Want To Be Fast? Don’t Try Harder

Anyone who knows me well understands my beliefs in how to efficiently begin winning, and how we get there can happen only if we are consistent in everything we do, given a specific sport. As long as an athlete, or driver consistently practices a given assignment, it will become easier to see improvement or to make corrections or adjustments. By doing so, achieving perfection requires far less time, frustration and expense.

I learned that years ago when I was under the tutelage of my coach, John Satterwhite, while training for the Olympic marksmanship team. I had been training six days a week for two years solid, and doing everything my coach had been drilling into my head. Every lesson centered on being consistent: my sleep habits, training schedule, the way I stood, the shoes and clothes I wore, the way I wore my hat, even the way I combed my hair. Believe it or not, while these habits might seem extreme, all of these things and more have a lot to do with being consistent.

My coach called me the morning before my first big national competition to encourage me, and to tell me how impressed he was with my consistency.

“Faules, all you have to do to win this week, is just do exactly the same thing you’ve been doing in practice for the last year. With scores like that, you’re impossible to beat.”

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I was feeling proud, and his confidence in me was overwhelming, especially considering he was a 14-year world record holder in my sport. The next words out of my mouth ground the entire confidence-building phone call to a screeching halt.

“John, thanks for believing in me. Just to make sure everything goes well, I don’t normally eat breakfast, but this morning I got up an early and went to Denny’s and had a big breakfast. (Long silence on the phone.) “John, are you there?”

As my coach began to speak it was apparent he was upset. “Faules, do you realize what you just said? Have you learned anything I’ve been telling you?” he said. “Go compete, and good luck this week, but as soon as you’re done, you get your ass on a plane to Seattle and get up here. We need to talk.” And with that, he hung up.

I did compete and, yes, I did well, but for all intents and purposes, given how well I had been doing in practice, I performed poorly, missing out on a podium finish. When John picked me up at the airport the following week he wasn’t saying much. I also noticed he was not taking the usual route to the gun club or his home, and I sensed he was still upset, but I was unsure why. I wanted to prove to him on the phone that day that I had tried just a little harder to make sure I’d have an advantage on my competitors. It was a quiet ride, but before long we had parked in downtown Seattle and were riding in an elevator. I followed John down a hall and into a doctor’s office. “Good morning. We’re here to see Dr. Williams.” It wasn’t long until we were seated in front of the doctor in his office.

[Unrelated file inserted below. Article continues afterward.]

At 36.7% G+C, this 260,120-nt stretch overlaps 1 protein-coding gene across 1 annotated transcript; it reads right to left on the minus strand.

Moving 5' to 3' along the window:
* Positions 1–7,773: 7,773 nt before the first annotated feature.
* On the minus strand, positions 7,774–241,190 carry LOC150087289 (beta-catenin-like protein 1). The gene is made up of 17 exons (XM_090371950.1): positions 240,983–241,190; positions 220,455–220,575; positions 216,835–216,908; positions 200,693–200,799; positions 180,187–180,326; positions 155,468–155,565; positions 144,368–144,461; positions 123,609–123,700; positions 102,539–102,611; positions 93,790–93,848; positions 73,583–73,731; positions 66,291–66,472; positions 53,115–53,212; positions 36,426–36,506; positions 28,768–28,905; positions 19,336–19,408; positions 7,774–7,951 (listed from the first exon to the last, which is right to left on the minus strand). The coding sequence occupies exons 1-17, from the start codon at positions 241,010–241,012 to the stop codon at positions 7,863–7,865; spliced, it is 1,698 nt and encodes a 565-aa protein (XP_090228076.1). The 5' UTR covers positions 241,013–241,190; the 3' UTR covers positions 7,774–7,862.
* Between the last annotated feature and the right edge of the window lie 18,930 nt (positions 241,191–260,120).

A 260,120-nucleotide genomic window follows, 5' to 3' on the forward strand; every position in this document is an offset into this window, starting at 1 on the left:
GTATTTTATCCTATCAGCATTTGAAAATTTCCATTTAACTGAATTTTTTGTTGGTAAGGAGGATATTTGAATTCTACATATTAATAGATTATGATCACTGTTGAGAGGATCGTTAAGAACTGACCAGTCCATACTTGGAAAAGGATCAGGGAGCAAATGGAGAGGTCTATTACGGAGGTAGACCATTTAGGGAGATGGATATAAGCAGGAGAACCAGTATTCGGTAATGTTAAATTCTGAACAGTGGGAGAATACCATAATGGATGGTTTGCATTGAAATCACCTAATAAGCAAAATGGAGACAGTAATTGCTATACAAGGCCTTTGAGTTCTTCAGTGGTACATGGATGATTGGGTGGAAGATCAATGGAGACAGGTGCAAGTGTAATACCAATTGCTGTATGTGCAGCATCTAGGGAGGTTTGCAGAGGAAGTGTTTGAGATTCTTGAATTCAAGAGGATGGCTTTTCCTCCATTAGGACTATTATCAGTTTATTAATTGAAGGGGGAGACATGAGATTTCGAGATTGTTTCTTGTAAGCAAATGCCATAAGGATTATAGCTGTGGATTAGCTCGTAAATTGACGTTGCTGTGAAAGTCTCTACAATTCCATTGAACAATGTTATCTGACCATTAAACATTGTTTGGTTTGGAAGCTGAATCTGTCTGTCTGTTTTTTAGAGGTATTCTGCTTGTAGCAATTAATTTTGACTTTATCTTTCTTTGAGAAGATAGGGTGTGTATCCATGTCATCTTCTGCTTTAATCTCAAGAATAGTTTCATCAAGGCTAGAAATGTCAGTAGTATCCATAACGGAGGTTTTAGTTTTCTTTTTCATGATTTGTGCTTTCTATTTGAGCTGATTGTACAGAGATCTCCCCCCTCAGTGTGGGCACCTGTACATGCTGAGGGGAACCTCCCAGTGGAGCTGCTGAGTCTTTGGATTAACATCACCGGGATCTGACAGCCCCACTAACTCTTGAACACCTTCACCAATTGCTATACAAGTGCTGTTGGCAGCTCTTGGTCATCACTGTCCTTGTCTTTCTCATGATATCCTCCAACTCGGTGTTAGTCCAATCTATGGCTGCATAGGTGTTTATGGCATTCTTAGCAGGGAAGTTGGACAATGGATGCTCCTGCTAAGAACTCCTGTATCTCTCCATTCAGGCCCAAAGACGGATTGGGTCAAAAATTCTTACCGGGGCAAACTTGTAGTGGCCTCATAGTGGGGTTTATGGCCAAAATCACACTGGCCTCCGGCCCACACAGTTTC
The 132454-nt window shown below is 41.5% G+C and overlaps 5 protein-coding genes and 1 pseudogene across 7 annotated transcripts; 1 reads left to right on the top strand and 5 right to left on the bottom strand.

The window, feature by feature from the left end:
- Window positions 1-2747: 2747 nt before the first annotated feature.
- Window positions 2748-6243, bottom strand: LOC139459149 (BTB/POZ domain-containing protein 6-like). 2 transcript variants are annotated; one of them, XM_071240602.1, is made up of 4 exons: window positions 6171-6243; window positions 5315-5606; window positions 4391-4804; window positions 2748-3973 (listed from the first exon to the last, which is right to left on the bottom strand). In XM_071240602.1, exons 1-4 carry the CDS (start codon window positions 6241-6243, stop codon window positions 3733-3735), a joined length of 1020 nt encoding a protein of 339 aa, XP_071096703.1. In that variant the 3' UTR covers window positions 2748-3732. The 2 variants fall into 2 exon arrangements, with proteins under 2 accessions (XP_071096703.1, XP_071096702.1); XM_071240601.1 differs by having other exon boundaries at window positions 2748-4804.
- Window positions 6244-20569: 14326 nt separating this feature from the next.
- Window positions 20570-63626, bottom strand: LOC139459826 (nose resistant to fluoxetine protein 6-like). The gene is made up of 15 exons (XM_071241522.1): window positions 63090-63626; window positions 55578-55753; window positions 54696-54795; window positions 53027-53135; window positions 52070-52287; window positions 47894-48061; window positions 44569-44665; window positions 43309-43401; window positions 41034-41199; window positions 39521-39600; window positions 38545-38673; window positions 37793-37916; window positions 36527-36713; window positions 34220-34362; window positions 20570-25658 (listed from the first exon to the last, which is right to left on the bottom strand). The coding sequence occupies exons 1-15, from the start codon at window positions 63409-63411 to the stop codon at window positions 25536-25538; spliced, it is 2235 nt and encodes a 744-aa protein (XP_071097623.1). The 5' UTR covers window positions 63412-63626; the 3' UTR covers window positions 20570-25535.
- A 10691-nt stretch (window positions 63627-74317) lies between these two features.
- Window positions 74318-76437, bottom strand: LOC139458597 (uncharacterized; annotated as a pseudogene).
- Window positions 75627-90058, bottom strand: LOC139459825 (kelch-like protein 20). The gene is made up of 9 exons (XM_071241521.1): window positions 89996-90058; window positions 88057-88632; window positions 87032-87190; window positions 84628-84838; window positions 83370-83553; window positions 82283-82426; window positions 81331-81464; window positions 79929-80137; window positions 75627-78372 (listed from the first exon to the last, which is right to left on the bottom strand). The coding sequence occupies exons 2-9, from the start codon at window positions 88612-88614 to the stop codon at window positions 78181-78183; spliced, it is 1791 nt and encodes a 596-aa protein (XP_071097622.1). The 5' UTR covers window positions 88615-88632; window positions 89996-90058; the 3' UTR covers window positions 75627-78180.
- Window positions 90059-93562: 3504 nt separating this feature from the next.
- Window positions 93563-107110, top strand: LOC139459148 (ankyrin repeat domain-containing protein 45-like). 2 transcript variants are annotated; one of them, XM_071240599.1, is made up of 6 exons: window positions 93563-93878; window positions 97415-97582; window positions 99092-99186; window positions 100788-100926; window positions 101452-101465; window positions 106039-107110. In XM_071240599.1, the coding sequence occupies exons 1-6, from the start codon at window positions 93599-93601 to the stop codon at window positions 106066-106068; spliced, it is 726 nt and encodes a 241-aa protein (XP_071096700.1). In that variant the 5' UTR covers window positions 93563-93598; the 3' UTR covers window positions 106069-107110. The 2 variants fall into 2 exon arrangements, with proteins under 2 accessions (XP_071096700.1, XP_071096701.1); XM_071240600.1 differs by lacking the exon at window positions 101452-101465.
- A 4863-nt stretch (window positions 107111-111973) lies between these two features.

“Good morning, John. So, this must be the guy we spoke about on the phone? Gary, my name is Dr. Williams and I am a nutrition specialist. John has asked me to help you understand exactly what happens to you when your diet is changed.”

Over the next hour, Dr Williams did his best to give me a layman’s understanding of how various foods might change various functions in our body. For example, how meat slows us down. Coffee acts as an upper and how cigarettes are a relaxant.

“Gary, John tells me you’re a smoker (not anymore). Do you ever have a cigarette while you’re having a cup of coffee? Do you realize how much that screws up your brain? Basically, you’re using an upper and a downer at the same time. Your brain doesn’t know what in the hell is going on. It’s anything but consistent, and will definitely impede hand-eye coordination.
John tells me you had a major competition last week. How’d you do?”

After humbling myself in front of Dr. Williams and my coach as to my poor showing, he asked me if I remembered exactly what I had for breakfast the day of the match. He listened intently as I recalled my breakfast, but as soon as I mentioned “A large glass of orange juice.” His eyes widened and I heard a grunt of disapproval coming from my coach. “Gary, sugar levels of fruit juice cause a significant spike in blood sugar levels,” the doctor said.

Then my coach took over. “Gary, what I want you to learn from all this is simple. You had been practicing consistently every daily routine in your world as well as your daily practice and you were for all intents and purposes, unbeatable. But then … you changed everything. You changed your sleep habit, changed your diet, you spiked your blood sugar, and simply tossed everything you’ve done for the last year, right out the window. No wonder you didn’t podium!”

So, the lesson for the day is, don’t do anything different in a race than you normally do in practice. The reality is that trying harder on race day ultimately will make you slower. Just ask Dr. Williams.

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